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LOGO

 

Karl F. Kurz

 

Independent Director

 

Age: 56

 

Director Since: 2015

 

Committees:

Finance and Risk (Chair)

Audit

Nominating

 

As of April 19, 2018:

Audit, Finance and Risk

Nominating

 

Other Current Public Company Boards:

 

·   SemGroup Corporation, a public energy midstream company, since 2009

·   WPX Energy, Inc., a public independent oil and gas company, since 2014

 

Past Public Company Boards:

 

·   Global Geophysical Services, Inc., from 2011 to 2015

·   Western Gas Partners, from 2007 to 2009

 

Business Experience:

 

·   Mr. Kurz is a private investor in the energy industry

·   Chairman of Siluria Technologies Inc., a private energy technology company, since 2013

·   Managing Director, Co-Head of Energy, and a Member of the Investment Committee of CCMP Capital Advisors LLC, a leading global private equity firm, from 2009 to 2012

·   Various executive and management positions with Anadarko Petroleum Corporation, including most recently Chief Operating Officer, from 2000 to 2009

·   General Manager, Midstream and Marketing, Vastar Resources, Inc.

·   Various management positions at ARCO Oil and Gas Company, in reservoir engineering, production operations, and financial trading

 

Education:

 

·   Bachelor of Science, magna cum laude, Petroleum Engineering, Texas A&M University

·   Advanced Management Program graduate, The Harvard Business School

 

Experience and Qualifications to Serve on the Board:

 

·   Mr. Kurz’s long history of working in the oil and gas industry is invaluable as we continue our strategic growth in providing sustainable water services to customers in the natural gas exploration and production industry, and in pursuing potential opportunities and solutions with respect to the national water-energy nexus discussion, smart water grid development and water supply issues.

·   His experience in finance and capital markets brings additional insights to us and the Board regarding our operations, including with respect to liquidity and capital resources.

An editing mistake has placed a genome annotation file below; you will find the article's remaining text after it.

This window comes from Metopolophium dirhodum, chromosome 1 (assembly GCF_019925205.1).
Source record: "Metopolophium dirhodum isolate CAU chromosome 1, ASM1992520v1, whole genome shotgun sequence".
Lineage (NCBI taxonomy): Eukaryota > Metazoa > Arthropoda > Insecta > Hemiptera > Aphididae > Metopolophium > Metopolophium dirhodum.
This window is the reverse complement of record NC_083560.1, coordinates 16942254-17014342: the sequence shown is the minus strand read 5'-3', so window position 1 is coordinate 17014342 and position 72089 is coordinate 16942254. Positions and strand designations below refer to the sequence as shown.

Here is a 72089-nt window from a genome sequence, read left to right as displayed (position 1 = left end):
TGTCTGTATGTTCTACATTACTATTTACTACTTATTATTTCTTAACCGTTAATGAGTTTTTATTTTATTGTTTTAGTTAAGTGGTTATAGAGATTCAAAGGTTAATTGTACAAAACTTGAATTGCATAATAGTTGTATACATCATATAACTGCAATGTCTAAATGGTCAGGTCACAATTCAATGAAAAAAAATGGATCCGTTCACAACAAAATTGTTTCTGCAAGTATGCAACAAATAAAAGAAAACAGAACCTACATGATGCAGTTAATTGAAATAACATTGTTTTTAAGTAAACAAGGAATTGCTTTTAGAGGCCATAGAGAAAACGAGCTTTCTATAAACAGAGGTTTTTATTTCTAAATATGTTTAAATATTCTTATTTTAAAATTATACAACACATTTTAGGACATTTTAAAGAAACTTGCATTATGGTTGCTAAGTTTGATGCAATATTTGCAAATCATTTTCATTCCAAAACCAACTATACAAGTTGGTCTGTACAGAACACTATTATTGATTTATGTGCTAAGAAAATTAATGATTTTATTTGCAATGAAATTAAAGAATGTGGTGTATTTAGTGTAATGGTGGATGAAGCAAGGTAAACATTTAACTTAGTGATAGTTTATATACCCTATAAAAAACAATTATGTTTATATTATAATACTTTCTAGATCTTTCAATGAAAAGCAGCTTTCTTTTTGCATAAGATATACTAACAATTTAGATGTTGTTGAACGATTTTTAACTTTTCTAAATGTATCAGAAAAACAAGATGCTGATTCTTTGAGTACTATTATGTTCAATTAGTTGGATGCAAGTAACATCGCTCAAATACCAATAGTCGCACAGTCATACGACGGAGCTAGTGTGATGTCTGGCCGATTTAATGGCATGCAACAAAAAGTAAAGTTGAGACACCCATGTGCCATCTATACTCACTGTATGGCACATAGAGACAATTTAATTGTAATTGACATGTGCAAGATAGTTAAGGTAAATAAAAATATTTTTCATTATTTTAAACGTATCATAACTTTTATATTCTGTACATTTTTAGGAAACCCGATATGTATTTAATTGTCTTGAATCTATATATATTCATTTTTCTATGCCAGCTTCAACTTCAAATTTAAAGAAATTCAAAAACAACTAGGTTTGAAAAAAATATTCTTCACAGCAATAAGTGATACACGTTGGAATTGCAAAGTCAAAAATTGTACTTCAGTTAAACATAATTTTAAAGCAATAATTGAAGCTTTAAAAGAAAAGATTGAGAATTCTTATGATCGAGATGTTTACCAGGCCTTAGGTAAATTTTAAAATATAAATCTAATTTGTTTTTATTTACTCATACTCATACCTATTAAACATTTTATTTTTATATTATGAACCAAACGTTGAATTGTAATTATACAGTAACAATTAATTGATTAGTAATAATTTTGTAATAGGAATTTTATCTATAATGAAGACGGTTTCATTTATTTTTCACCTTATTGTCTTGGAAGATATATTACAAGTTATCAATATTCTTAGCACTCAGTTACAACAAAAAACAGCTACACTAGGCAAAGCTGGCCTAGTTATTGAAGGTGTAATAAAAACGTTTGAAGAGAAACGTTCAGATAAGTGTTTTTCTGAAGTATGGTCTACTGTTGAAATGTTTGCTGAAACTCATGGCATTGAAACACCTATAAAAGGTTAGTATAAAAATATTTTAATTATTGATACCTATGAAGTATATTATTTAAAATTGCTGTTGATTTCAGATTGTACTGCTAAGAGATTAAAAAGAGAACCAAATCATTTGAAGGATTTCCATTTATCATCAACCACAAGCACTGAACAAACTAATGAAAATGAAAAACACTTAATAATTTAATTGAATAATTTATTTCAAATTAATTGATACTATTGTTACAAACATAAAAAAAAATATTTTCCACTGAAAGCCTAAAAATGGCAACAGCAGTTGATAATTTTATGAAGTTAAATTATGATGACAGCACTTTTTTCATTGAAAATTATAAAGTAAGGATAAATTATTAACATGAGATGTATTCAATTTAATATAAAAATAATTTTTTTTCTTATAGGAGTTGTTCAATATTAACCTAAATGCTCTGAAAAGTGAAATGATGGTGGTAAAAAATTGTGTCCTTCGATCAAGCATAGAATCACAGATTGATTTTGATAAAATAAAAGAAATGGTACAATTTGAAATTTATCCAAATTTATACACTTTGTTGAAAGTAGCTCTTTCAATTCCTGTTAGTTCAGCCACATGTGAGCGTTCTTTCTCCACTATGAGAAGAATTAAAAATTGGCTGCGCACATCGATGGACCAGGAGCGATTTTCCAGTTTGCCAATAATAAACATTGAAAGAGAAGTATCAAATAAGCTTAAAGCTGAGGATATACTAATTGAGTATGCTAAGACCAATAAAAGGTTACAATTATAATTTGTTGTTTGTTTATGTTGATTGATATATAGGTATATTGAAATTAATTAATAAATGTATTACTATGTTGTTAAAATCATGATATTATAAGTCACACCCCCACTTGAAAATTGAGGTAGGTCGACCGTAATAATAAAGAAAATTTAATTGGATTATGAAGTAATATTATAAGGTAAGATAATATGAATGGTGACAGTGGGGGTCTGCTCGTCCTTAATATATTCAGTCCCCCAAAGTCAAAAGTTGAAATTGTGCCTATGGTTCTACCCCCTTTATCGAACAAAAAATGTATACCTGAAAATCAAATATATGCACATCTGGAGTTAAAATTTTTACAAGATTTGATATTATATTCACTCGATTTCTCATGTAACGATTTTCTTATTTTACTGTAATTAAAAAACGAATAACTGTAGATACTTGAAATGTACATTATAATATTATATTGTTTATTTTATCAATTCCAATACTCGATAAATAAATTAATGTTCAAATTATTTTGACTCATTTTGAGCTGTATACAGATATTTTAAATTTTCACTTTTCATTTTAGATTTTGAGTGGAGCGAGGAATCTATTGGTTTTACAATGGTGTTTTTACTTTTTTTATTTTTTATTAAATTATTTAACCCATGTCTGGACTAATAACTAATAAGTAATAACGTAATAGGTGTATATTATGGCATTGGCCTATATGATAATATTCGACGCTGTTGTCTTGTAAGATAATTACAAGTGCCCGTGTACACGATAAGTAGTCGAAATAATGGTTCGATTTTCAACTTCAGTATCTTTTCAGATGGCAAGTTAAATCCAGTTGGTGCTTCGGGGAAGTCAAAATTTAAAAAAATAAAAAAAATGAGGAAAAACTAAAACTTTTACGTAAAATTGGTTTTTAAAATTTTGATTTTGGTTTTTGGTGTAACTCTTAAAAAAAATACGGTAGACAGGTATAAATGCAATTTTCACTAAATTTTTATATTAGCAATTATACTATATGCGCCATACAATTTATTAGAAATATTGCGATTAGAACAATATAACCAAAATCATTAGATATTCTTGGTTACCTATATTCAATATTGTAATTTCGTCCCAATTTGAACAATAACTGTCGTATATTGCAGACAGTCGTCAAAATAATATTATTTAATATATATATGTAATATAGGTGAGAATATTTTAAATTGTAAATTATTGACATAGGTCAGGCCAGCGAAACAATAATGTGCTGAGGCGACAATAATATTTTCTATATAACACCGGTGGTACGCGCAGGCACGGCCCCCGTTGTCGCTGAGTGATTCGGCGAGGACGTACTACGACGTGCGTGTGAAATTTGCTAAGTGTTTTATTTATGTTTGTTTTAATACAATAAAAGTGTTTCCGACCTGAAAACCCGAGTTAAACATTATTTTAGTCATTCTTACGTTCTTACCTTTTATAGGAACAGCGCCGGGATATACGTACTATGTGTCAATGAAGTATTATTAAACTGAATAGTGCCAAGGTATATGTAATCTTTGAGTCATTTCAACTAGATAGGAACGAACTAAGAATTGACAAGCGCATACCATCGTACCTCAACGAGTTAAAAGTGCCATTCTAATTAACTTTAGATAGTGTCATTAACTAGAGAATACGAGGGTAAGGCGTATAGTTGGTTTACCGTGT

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LOGO

 

George MacKenzie

 

Chairman

Independent Director

 

Age: 69

 

Director Since: 2003

Chairman Since: 2006

 

Committees:

Compensation (Chair)

Finance and Risk

 

As of April 19, 2018:

Compensation (Chair)

 

Other Current Public Company Boards:

 

·   Safeguard Scientifics, Inc., an acquirer and developer of technology companies, since February 2003

·   Tractor Supply Company, a U.S. retailer, since May 2007

 

Past Public Company Boards:

 

·   C&D Technologies, Inc., from March 1999 to December 2010

·   traffic.com, from December 2005 to March 2007

·   Central Vermont Public Service Corp., from May 2001 to May 2006

·   Hercules Incorporated, Vice Chairman of the Board of Directors, from April 2000 to June 2001

 

Business Experience:

 

·   Executive Vice President and Chief Financial Officer of P.H. Glatfelter Company, a specialty paper manufacturer, from September 2001 to June 2002

·   Various senior management positions, including most recently President, Chemical Specialties and Chief Financial Officer, Hercules Incorporated, a global manufacturer of specialty chemicals, from 1979 to 2001

 

Other Positions:

 

·   Member, American and the Pennsylvania Institutes of Certified Public Accountants

·   Member, Financial Executives Institute and Institute of Management Accountants

 

Education:

 

·   Bachelor of Science, Business-Finance and Economics, University of Delaware

·   Master of Business Administration, University of Chicago

 

Experience and Qualifications to Serve on the Board:

 

·   Mr. MacKenzie’s extensive service on public company boards of directors enables him to provide valuable insights into our corporate governance.

·   His lengthy experience in operational and financial management enables him to provide useful insights on executive management considerations.

·   His financial executive experience, coupled with his public accounting background, gives him an intimate knowledge of financial matters.



 

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LOGO

 

James G. Stavridis

 

Independent Director

 

Age: 63

 

Director Since: 2018

 

Committees:

As of April 19, 2018:

 

Audit, Finance and Risk

SETO

 

Other Current Public Company Boards:

 

·   Neuberger Berman Mutual Funds, since 2015